The many lessons I've learned from people in my life are what I always end up remembering about them, even after they've passed on or simply aren't in my life anymore. People leave marks on our hearts, making us who we are. The ones who have taught me something are the ones who have had the most influence on me and who are the most precious. The lessons from my mom are extra special since she's my mother. What she has taught me has shaped who I am since day one. She's taught me much more than these 10 things, of course.
All of the 10 lessons I'm sharing with you are lessons I'll never forget. Each one has a memory that goes with it that I cherish.
Has your own mother taught you something that has stuck with you? I'd love to hear about it in the comments! Happy Mother's Day!
2. Family is important, even when they suckWriting off family isn't an option, no matter how crazy, nasty or off-the-wall they are. It's family, so we work it out. If someone needs to be bailed out of a tight spot, we're there for them. That's just what family does. There may be a whole lot of yelling in the process, but we're still there when they need us. Love them. Support them. Stick by them. Even the sucky ones I wish I weren't actually related to half the time. Feel free to pick up the phone and let another family member know how craptastic they're being at the moment, though. Just be up front and inform said member of their suckage directly, too. Venting is healthy. Then let it go a week later when there's something interesting to talk to them about. Because they're family.
3. Keep fighting, even when it seems impossible, do what needs to be doneIf someone tells you something is impossible, figure out a way and do it despite them. If something goes wrong, keep at it until it's right. Be the best, work hard, keep fighting. If life throws a lemon at your head, don't give up, keep on going. This applies to everything from school and work to health problems, family, marriage (stick with it, work it out), and the insurance company or store who screwed you over and owes you money. In the case of the insurance company or store, remember that kindness matters. If that gets you no where, talk to a manager and raise holy hell if you must while still being respectful, of course. Just remember to thank them for their help after they fix the problem.
4. Treat guests like familyWell, how you'd treat family if you were a "normal" family. Really, you'd think my sister and I were raised in the South, not that I'm a transplant, with some of mom's life lessons. Nope, we were Northerners (the rest of my family still is). We still roll out the Southern-style hospitality, though. Guests are treated like family (even if you don't like them).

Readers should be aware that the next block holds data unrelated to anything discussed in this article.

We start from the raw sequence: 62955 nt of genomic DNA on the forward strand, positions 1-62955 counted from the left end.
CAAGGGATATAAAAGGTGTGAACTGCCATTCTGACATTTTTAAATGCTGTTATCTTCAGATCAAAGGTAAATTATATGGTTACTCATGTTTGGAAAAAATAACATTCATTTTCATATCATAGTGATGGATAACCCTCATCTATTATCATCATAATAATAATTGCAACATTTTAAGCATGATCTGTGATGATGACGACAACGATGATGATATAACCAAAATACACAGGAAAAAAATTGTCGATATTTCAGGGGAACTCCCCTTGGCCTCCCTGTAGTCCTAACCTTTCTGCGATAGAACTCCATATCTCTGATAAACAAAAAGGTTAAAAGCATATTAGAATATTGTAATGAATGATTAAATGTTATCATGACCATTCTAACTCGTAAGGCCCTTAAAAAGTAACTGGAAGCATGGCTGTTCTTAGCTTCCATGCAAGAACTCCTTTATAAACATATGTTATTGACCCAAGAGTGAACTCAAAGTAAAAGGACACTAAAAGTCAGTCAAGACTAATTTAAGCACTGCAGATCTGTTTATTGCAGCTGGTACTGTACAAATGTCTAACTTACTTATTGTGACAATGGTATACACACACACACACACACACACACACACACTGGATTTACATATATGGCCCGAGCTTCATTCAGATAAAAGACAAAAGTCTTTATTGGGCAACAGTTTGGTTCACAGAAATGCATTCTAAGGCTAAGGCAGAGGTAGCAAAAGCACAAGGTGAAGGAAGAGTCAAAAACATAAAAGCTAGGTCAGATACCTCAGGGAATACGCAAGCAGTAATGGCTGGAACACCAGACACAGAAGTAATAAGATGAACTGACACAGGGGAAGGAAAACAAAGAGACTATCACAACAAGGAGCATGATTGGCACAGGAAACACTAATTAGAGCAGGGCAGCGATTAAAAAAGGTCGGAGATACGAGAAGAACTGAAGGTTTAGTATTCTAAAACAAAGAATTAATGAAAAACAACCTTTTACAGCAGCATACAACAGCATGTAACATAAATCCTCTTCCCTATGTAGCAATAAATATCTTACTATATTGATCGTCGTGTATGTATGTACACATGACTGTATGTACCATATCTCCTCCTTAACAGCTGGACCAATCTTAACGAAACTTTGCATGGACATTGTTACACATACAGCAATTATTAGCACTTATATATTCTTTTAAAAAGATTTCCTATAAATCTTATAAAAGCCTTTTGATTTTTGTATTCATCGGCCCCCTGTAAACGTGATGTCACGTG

This includes: 1. presenting a clean house 2. a properly appointed bathroom (soap, toilet paper and fresh towels with properly clean facilities) 3. providing comfortable, clean sheets and blankets for overnight guests 4. providing drinks and a snack 5. preparing a meal the guest likes, being aware of allergies and foods the guest doesn't care for 6. being polite, respectful and kind 7. set a nice table 8. always have enough food, it's better to have too much than not enough -- you don't want people to have to count their peas 9. hide the crazy until after the guests leave (the goal is for them to think they're visiting a typical family, not one ready to join the circus because the kids are swinging from the ceiling, food is being thrown across the room, daddy's pants have a hole and mommy burn the dinner three ways to Sunday 10. be sweet as pie, which includes not complaining about anyone until after they leave if it's someone you really don't like and wish they'd go far, far away, but politeness requires an invite (remember how I said you'd think we were always Southerners? Think Steele Magnolias here.) Note: If it's actually family visiting, feel free to let the crazy flag fly and put them to work. They're stuck with you anyway. Still adhere to 1, 2, 3, 4 and 8, however.